What Drives Credit Card Debt? - -  Americans cumulatively have $854 billion in revolving loan (mostly credit card) debt, according to the Federal Reserve. The amount has actually declined since the Great Recession, as credit card issuers tightened their lending standards, borrowers became more cautious, and strong and effective consumer protection laws went into effect, producing substantial savings for households. Still, $854 billion is no small matter, and its source is worth considering. Why do some people stagger under a mountain of credit card debt, paying high interest rates on their outstanding balances and never seeming to come out ahead, while others rarely if ever carry debt for long, despite pulling out their plastic on a regular basis? That’s the question I set out to answer in a new study, which compares two groups of low- and middle-income households with working age adults. The households are statistically indistinguishable in terms of income, racial and ethnic background, age, marital status and rate of homeownership—yet one group carries credit card debt, while the other has credit cards but no debt. The study builds on Demos’ 2012 national survey of a statistically representative sample of 1,997 low- and middle-income households with and without credit card debt. One clear finding is that credit card debt is closely correlated with the absence of health coverage: households in which a member has gone without health insurance at some point in the last three years are 20 percent more likely to be carrying credit card debt than households in which no one has been uninsured. This suggests a potential benefit of the Affordable Care Act that is seldom discussed—by increasing the number of Americans with health coverage, Obamacare may cut our credit card debt.

Gasoline Price Update: First Decline After 12 Weeks of Increases - It’s time again for my weekly gasoline update based on data from the Energy Information Administration (EIA). Rounded to the penny, Regular is down three cents and Premium two cents, the first decline after 12 weeks of increases. Regular is up 49 cents and Premium 48 cents from their interim lows during the second week of November. According to, California and Hawaii remain the only states with regular above $4.00 per gallon, and only one states, Connecticut, is averaging above $3.90. Montana has the cheapest regular at $3.36, up two cents from last week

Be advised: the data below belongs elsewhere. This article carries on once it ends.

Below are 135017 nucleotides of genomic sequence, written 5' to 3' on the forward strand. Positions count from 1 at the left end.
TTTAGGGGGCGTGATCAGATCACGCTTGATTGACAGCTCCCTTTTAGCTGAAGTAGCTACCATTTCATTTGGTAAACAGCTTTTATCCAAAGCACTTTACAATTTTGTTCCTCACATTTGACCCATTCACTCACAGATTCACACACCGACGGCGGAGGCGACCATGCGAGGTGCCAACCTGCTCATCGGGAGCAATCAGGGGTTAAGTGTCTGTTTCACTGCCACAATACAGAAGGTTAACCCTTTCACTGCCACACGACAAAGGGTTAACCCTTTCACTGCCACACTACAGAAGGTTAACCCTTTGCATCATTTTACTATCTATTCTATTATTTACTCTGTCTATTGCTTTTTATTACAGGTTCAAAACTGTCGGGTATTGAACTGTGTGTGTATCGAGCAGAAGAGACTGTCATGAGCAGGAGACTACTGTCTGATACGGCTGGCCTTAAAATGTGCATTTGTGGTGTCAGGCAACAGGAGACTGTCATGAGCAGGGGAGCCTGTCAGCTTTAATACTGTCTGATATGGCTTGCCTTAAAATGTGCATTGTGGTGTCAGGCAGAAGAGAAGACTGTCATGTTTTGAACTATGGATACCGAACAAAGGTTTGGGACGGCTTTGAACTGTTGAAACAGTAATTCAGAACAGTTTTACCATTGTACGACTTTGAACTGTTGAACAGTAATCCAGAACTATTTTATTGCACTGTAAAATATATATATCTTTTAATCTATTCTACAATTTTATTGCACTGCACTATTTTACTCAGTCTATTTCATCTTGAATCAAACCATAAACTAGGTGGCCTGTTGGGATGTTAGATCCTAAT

The US needs better roads and bridges–and less congestion–but not a higher federal gasoline tax - Republicans outraged the US has the highest corporate tax rate among advanced economies should be equally upset about America’s subpar national transportation system. For instance: the most recent global competitiveness report from the World Economic Forum ranked the quality of US roads as just 18th in the world. Now the case for upgrading American transportation infrastructure isn’t about short-term Keynesian stimulus. It’s about long-term growth. “Places that have the greatest  accessibility, that enable more people to interact in less time, produce the greatest wealth,” write transportation experts Matthew Kahn and David Levinson in a 2011 report. More accessibility also means more economic mobility. A 2013 analysis from the Equality of Opportunity Project found climbing the ladder much harder in cities with longer commute times. Indeed, the monetized cost of US congestion is around $120 billion a year. Unfortunately the debate about US transportation policy resembles the one about the minimum wage. The Highway Trust Fund is almost depleted, and some in Washington want to finance it by raising the federal gasoline tax. They note the current 18.4-cent rate hasn’t increased since 1993, which mean its real value has declined by almost 40%. So why not phase in a big gas tax increase and then index it for inflation? Here’s a better idea: instead of raising the gas tax, eliminate it. Oh, you wouldn’t have to do all at once. You could phase it out over several years. Meanwhile, states and cities could start calculating what their infrastructure needs really are — repairing existing roads vs. building new ones — and the best way to pay for them, such as state gas taxes, broader sales taxes, tolls, or  advanced congestion pricing.

Hotels: On track for Strongest Year since 2000 - From STR: US hotel results for week ending 3 May In year-over-year measurements, the industry’s occupancy increased 7.5 percent to 67.4 percent. Average daily rate increased 5.6 percent to finish the week at US$116.41. Revenue per available room for the week was up 13.6 percent to finish at US$78.42. Note: ADR: Average Daily Rate, RevPAR: Revenue per Available Room.The 4-week average of the occupancy rate is solidly above the median for 2000-2007, and is at the highest level since 2000.   The following graph shows the seasonal pattern for the hotel occupancy rate for the last 15 years using the four week average.